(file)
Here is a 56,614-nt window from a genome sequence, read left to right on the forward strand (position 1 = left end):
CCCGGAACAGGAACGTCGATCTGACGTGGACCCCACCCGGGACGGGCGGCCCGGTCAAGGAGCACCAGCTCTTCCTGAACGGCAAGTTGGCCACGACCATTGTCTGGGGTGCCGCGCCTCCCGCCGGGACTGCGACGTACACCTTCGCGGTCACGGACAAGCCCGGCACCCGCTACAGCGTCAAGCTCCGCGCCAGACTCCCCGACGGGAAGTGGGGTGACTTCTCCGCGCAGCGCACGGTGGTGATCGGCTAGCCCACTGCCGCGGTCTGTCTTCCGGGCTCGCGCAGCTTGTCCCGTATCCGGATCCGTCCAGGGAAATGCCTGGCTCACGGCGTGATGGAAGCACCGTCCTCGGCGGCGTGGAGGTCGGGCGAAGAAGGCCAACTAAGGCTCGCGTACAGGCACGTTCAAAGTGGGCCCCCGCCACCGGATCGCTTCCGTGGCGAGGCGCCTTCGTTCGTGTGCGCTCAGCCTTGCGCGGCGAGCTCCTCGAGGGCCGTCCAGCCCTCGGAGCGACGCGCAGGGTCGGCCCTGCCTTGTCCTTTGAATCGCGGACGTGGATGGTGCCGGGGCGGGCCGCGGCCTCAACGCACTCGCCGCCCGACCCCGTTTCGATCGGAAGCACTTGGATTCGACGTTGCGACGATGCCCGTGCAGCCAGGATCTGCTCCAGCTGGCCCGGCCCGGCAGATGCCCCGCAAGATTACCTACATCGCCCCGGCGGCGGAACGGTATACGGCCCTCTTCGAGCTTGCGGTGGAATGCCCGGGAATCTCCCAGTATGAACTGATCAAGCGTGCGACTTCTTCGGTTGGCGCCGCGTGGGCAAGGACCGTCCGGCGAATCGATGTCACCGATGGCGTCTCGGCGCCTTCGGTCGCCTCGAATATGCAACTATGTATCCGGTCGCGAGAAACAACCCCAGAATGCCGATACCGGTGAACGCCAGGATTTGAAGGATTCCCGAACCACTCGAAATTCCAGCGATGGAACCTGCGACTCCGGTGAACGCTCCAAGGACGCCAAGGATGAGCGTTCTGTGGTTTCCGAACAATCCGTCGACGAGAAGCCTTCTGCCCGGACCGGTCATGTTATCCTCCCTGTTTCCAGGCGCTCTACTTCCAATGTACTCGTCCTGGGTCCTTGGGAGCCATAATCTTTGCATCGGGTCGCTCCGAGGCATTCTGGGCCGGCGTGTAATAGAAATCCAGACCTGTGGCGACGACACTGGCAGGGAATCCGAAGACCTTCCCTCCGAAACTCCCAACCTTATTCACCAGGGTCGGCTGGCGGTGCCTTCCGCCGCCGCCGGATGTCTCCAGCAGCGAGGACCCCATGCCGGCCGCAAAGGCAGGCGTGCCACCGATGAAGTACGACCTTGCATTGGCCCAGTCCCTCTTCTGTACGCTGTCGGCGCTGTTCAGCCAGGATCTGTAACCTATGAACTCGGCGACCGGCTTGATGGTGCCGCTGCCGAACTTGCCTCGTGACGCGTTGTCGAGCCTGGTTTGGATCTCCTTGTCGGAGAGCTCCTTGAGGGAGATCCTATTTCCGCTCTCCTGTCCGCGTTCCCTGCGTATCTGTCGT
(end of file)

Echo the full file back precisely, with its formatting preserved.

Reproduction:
Here is a 56,614-nt window from a genome sequence, read left to right on the forward strand (position 1 = left end):
CCCGGAACAGGAACGTCGATCTGACGTGGACCCCACCCGGGACGGGCGGCCCGGTCAAGGAGCACCAGCTCTTCCTGAACGGCAAGTTGGCCACGACCATTGTCTGGGGTGCCGCGCCTCCCGCCGGGACTGCGACGTACACCTTCGCGGTCACGGACAAGCCCGGCACCCGCTACAGCGTCAAGCTCCGCGCCAGACTCCCCGACGGGAAGTGGGGTGACTTCTCCGCGCAGCGCACGGTGGTGATCGGCTAGCCCACTGCCGCGGTCTGTCTTCCGGGCTCGCGCAGCTTGTCCCGTATCCGGATCCGTCCAGGGAAATGCCTGGCTCACGGCGTGATGGAAGCACCGTCCTCGGCGGCGTGGAGGTCGGGCGAAGAAGGCCAACTAAGGCTCGCGTACAGGCACGTTCAAAGTGGGCCCCCGCCACCGGATCGCTTCCGTGGCGAGGCGCCTTCGTTCGTGTGCGCTCAGCCTTGCGCGGCGAGCTCCTCGAGGGCCGTCCAGCCCTCGGAGCGACGCGCAGGGTCGGCCCTGCCTTGTCCTTTGAATCGCGGACGTGGATGGTGCCGGGGCGGGCCGCGGCCTCAACGCACTCGCCGCCCGACCCCGTTTCGATCGGAAGCACTTGGATTCGACGTTGCGACGATGCCCGTGCAGCCAGGATCTGCTCCAGCTGGCCCGGCCCGGCAGATGCCCCGCAAGATTACCTACATCGCCCCGGCGGCGGAACGGTATACGGCCCTCTTCGAGCTTGCGGTGGAATGCCCGGGAATCTCCCAGTATGAACTGATCAAGCGTGCGACTTCTTCGGTTGGCGCCGCGTGGGCAAGGACCGTCCGGCGAATCGATGTCACCGATGGCGTCTCGGCGCCTTCGGTCGCCTCGAATATGCAACTATGTATCCGGTCGCGAGAAACAACCCCAGAATGCCGATACCGGTGAACGCCAGGATTTGAAGGATTCCCGAACCACTCGAAATTCCAGCGATGGAACCTGCGACTCCGGTGAACGCTCCAAGGACGCCAAGGATGAGCGTTCTGTGGTTTCCGAACAATCCGTCGACGAGAAGCCTTCTGCCCGGACCGGTCATGTTATCCTCCCTGTTTCCAGGCGCTCTACTTCCAATGTACTCGTCCTGGGTCCTTGGGAGCCATAATCTTTGCATCGGGTCGCTCCGAGGCATTCTGGGCCGGCGTGTAATAGAAATCCAGACCTGTGGCGACGACACTGGCAGGGAATCCGAAGACCTTCCCTCCGAAACTCCCAACCTTATTCACCAGGGTCGGCTGGCGGTGCCTTCCGCCGCCGCCGGATGTCTCCAGCAGCGAGGACCCCATGCCGGCCGCAAAGGCAGGCGTGCCACCGATGAAGTACGACCTTGCATTGGCCCAGTCCCTCTTCTGTACGCTGTCGGCGCTGTTCAGCCAGGATCTGTAACCTATGAACTCGGCGACCGGCTTGATGGTGCCGCTGCCGAACTTGCCTCGTGACGCGTTGTCGAGCCTGGTTTGGATCTCCTTGTCGGAGAGCTCCTTGAGGGAGATCCTATTTCCGCTCTCCTGTCCGCGTTCCCTGCGTATCTGTCGT